Sir Stanley Matthews is probably the archetype of the breed. The first footballer to be knighted for services to the game, the legendary Wizard of Dribble took the helm at Port Vale two years after retiring from playing. Unfortunately, Vale were abruptly expelled from the Football League – a sentence commuted to relegation from the Third Division to the Fourth – as the great man was caught up in a scandal over irregular payments to players. Matthews resigned and never dipped his toe in managerial waters again.
The baton was taken up by Bobby Charlton when he became manager of Preston North End in 1973, overseeing the club’s relegation to the Third Division the following year – this despite Charlton himself playing 38 games for the club, receiving a CBE for services to football in the process, and bringing in fellow World Cup winner Nobby Stiles as player-coach.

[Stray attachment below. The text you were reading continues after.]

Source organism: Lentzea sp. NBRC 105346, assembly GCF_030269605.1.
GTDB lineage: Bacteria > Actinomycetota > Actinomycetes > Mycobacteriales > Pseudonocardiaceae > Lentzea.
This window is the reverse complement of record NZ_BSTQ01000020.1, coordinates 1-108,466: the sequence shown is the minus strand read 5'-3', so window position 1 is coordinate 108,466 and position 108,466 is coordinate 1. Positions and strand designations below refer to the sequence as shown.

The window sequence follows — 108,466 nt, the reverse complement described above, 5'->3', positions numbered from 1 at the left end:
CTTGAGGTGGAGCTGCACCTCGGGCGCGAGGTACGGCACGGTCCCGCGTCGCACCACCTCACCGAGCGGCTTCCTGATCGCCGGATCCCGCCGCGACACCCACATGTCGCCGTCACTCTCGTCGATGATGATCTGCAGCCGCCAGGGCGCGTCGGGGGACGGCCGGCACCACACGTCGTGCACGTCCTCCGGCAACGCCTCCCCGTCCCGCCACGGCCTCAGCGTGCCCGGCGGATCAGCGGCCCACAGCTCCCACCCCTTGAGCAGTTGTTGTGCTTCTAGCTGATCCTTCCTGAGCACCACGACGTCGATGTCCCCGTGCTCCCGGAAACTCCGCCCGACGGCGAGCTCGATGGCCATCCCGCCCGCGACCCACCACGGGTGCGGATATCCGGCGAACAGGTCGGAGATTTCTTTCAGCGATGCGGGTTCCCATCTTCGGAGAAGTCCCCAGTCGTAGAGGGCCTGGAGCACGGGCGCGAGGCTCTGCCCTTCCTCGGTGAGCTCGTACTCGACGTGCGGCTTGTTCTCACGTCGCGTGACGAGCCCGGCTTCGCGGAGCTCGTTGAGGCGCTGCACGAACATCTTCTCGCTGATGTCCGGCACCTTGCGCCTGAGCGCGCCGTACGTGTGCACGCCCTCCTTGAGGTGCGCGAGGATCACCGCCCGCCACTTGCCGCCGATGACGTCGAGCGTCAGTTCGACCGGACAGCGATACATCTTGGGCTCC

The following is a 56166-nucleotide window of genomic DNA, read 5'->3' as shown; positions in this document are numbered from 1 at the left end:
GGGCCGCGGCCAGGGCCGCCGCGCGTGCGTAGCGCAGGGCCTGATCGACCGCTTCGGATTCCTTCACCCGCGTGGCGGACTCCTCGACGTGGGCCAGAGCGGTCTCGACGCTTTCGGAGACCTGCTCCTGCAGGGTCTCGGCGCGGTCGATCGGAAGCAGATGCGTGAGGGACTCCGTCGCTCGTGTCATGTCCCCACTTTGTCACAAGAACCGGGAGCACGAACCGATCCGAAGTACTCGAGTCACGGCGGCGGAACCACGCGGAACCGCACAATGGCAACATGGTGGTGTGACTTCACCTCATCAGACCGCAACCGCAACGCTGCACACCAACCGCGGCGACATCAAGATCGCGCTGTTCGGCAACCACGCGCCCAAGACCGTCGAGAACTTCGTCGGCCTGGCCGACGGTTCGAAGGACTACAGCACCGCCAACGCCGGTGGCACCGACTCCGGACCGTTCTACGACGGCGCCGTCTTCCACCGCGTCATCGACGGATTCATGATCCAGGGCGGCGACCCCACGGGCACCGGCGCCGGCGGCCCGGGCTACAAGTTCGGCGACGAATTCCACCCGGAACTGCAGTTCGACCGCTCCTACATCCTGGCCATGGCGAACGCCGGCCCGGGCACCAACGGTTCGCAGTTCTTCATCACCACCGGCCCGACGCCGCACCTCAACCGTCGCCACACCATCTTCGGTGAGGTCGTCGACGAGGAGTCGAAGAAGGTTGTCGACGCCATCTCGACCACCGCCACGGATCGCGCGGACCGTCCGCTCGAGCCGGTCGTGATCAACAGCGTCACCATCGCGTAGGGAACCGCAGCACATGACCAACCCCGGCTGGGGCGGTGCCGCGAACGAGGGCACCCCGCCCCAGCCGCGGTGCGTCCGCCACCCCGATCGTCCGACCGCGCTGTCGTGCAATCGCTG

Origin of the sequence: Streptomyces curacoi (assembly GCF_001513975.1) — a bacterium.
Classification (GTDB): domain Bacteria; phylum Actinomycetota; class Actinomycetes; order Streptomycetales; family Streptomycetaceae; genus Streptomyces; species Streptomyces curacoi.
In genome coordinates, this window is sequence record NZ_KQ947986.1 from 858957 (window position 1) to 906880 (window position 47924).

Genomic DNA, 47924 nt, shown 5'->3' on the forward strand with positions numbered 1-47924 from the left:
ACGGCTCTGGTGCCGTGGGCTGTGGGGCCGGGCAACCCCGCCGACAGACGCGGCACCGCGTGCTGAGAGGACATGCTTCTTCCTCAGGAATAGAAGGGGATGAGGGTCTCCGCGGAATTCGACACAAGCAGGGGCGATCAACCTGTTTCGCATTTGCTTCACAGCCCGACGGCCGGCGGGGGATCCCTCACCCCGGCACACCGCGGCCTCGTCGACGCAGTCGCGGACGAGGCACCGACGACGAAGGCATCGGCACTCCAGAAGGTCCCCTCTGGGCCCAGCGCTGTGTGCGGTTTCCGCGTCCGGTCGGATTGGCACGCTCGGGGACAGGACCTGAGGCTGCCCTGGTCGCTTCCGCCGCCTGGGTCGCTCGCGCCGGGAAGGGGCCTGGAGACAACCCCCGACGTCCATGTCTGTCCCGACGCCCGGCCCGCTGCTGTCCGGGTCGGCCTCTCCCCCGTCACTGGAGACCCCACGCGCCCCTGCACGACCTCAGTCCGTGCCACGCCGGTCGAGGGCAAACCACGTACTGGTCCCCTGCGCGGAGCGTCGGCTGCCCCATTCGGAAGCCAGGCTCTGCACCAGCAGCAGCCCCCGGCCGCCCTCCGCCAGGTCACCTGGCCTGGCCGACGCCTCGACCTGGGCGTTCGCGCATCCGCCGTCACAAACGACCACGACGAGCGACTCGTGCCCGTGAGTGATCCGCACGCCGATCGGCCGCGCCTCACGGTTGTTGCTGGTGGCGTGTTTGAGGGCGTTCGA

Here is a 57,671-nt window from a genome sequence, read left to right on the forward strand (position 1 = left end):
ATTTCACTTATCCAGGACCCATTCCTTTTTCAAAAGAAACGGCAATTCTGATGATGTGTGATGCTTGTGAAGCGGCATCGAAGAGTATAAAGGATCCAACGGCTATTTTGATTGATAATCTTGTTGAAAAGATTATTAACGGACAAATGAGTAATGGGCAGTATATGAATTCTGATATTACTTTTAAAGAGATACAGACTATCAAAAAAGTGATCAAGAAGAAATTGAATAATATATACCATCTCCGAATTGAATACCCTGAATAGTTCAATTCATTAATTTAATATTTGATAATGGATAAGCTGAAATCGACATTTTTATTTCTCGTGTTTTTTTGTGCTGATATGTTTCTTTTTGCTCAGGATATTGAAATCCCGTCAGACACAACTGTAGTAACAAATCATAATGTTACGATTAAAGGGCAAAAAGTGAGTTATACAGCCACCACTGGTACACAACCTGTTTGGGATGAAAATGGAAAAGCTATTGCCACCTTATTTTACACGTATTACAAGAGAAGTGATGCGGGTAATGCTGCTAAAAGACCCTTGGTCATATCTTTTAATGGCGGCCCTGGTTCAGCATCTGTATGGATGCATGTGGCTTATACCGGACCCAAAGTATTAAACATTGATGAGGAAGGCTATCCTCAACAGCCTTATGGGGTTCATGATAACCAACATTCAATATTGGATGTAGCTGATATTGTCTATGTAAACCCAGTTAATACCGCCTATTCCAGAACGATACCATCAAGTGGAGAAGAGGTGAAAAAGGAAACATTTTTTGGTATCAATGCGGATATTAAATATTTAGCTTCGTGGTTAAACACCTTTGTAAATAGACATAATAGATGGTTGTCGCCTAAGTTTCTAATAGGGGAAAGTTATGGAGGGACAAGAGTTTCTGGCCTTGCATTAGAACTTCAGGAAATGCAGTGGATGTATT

Bobby Moore endured a similarly disastrous spell in the hot seat at Southend United, whom he joined in 1984 after serving his managerial apprenticeship under Harry Redknapp at Oxford City. Amid board and dressing room discontent the club were relegated in Moore’s first season, and he resigned three games from the end of the next with the Shrimpers 20th in the Fourth Division.
The swinging Nineties saw an escalation in big-name managerial failures, as a trend emerged among Premiership chairmen of appointing recently retired players straight into high profile management positions.